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Author: Samuel C. Florman
I am extremely pleased to see that as of the spring 2019 issue of The Bridge a new EES Interface column has been added. This collaboration with the NAE’s Center for Engineering Ethics and Society is an excellent development. It offers thoughtful perspectives, sometimes slightly different from what I have in mind, but certainly worthy of serious consideration.
In the summer 2019 issue Rosalyn W. Berne, addressing the topic of resilience engineering, asks probing questions about the well-being of all citizens in the face of technological challenges. She suggests that “there is a case to be made that social inequality should be considered in engineering design and development,” and she brings to our attention the inequalities that might evolve in such catastrophic situations as hurricanes and electric blackouts. Certainly we are all in favor of engineering efforts to protect the populace from disaster, and I suppose that “needy” people might require extra attention. But the definition of need may vary. Recently I was in a widespread electric blackout in New York City and discovered that, with elevators not working, tenants on the upper floors—the most expensive apartments—suffered more deprivations than those on the lower. Sometimes luxury neighborhoods require more protection in floods or fires than others, or the reverse. There are many interesting ethical/-technological problems to consider.
At this particular moment, however, I find myself, along with many citizens—and many engineers—absorbed by a most insidious, widespread source of calamity: our electronic world of communication. From our old friend the telephone to the most dazzling features of the internet, troubles are manifold. As a basic challenge to everyday life, many of the telephone calls that come into my home, and the homes of my neighbors, are criminal acts—attempts to mislead, cheat, or steal. And at our offices, that part of life we call the business world, the situation is even worse.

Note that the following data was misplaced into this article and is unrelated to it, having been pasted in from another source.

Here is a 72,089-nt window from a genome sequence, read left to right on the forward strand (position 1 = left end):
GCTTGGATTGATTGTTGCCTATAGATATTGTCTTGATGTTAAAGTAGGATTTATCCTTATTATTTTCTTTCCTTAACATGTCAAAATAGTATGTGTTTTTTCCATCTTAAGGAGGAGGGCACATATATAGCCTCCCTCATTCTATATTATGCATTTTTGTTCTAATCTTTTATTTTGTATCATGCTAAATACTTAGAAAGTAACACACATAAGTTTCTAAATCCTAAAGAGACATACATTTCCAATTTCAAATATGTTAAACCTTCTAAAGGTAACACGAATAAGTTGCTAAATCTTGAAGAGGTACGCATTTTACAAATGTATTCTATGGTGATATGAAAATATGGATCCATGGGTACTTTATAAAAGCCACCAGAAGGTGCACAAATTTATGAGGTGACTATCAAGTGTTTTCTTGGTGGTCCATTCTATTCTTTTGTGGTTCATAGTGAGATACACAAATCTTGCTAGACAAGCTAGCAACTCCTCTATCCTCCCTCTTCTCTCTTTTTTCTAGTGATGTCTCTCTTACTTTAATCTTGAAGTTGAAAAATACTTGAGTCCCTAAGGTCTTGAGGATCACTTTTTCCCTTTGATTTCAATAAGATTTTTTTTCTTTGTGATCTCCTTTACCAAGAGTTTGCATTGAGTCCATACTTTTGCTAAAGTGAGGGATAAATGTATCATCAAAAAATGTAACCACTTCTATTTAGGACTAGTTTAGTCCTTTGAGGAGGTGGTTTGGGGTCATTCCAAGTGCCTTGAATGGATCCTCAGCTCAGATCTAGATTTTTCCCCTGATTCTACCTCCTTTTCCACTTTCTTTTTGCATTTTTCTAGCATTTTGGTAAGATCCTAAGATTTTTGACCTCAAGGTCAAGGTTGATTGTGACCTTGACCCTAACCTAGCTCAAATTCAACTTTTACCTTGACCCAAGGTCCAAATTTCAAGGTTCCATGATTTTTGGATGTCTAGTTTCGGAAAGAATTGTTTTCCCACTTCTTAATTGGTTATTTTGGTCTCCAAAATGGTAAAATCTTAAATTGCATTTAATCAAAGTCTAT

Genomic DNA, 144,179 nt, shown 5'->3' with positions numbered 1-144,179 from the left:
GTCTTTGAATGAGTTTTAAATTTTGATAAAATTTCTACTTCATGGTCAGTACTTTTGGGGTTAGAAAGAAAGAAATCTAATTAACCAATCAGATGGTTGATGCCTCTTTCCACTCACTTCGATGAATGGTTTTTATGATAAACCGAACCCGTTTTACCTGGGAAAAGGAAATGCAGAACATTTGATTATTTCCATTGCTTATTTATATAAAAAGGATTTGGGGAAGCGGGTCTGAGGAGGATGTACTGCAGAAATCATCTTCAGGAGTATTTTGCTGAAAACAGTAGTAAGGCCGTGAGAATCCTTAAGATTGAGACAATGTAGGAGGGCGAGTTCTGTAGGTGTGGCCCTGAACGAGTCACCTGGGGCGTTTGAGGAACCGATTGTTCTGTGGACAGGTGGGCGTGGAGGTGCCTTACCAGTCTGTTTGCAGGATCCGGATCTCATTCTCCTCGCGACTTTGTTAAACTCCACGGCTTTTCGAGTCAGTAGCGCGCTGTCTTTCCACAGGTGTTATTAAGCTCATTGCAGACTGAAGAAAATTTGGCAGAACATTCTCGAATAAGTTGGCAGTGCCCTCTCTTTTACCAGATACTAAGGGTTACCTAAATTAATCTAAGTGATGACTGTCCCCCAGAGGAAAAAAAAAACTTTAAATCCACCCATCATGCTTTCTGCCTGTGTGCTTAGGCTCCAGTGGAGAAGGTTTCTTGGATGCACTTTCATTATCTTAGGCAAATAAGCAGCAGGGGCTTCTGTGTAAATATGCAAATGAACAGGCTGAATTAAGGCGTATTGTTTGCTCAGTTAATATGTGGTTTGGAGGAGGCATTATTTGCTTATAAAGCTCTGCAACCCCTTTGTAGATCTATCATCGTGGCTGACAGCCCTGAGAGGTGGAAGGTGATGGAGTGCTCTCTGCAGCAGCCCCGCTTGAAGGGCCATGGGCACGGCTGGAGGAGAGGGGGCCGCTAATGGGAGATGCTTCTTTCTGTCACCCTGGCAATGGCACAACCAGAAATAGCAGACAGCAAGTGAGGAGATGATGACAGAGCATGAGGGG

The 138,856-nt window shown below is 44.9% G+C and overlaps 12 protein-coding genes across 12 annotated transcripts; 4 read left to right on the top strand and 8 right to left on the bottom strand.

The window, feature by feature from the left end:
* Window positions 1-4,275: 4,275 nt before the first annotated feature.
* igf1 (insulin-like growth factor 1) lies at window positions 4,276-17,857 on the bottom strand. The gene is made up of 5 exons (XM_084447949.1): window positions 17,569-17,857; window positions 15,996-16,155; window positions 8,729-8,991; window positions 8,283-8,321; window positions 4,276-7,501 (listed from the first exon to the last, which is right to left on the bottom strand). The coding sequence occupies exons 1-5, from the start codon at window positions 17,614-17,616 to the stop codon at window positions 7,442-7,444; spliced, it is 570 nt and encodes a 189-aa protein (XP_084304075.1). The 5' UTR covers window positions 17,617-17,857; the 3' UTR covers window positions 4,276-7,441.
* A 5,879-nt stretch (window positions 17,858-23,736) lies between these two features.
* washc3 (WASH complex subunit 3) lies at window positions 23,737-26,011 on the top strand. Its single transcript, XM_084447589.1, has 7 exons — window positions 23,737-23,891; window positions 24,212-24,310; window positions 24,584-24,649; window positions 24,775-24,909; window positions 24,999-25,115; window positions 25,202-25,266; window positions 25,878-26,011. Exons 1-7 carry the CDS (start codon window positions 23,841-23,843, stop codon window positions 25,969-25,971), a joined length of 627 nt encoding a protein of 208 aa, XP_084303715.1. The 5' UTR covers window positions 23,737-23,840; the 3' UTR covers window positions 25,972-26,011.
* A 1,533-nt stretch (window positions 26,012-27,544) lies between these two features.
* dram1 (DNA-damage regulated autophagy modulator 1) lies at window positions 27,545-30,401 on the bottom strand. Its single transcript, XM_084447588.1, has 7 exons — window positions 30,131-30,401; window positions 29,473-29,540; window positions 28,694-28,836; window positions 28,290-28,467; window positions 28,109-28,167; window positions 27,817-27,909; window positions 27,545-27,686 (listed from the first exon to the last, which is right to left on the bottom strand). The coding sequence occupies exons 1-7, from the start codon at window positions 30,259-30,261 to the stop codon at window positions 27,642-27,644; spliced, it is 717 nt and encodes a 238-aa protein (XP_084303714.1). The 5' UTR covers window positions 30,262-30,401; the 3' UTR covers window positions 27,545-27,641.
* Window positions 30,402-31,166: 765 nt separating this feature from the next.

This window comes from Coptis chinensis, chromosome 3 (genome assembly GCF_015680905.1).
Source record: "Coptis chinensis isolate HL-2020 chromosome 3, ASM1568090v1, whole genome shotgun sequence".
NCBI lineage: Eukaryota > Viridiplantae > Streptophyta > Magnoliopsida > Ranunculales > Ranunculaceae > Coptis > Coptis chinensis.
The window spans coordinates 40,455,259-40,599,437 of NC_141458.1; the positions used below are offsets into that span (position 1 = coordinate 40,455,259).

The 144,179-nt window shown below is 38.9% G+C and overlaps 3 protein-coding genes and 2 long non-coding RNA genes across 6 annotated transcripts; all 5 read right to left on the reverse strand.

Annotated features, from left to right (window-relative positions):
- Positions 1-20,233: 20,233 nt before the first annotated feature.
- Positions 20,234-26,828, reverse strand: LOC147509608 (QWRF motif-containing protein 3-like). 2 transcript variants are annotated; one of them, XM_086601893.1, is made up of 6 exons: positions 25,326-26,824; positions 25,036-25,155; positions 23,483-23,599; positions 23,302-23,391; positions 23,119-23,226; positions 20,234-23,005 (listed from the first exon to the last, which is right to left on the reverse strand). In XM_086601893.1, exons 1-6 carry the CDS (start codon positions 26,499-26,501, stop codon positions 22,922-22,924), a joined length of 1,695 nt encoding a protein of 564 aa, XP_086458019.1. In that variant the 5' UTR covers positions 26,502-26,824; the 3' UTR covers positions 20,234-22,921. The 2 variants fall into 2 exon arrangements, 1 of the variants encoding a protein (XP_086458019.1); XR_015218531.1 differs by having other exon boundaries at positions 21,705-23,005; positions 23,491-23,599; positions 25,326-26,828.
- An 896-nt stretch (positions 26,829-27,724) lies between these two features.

I’m a civil engineer, retired after a relatively wholesome career in the construction industry, and I cannot believe what I encounter and what I am told by others about the challenges. There have always been hazards in our industry—economic and even, on rare occasion, physical. But nothing as threatening as the world described in an article in Engineering News-Record titled “A Match Made in Cyber Hell” (May 8, 2019). “Cybercriminals,” I learn, “find the construction world a rich phishing ground with fat prey and soft targets.” And from ENR’s annual conference this past June I learn that “Malicious hacking and ransomware are growing threats to the industry.”
Beyond thievery in industry, on the front page of the New York Times (August 23, 2019) I find a featured article: “Hackers Cripple Dozens of Cities, Hunting Ransom.” Incredible: municipalities find that their records have been attacked and they are forced to pay ransom to criminals in order to maintain order.
Well, I’m an engineer. How ought I react? An answer comes in a recent issue of The Bent: an article titled “Digital Resilience: What You Can Do—Now.” The author assumes a world full of villains and cheerfully advises me to stand up to them, outthink them, “choose not to be socially engineered.” The tricksters are here to stay, and don’t assume you can make them more moral or find others to protect you. Be clever, be alert. “Good luck in your digital pursuits. And change your password—often!”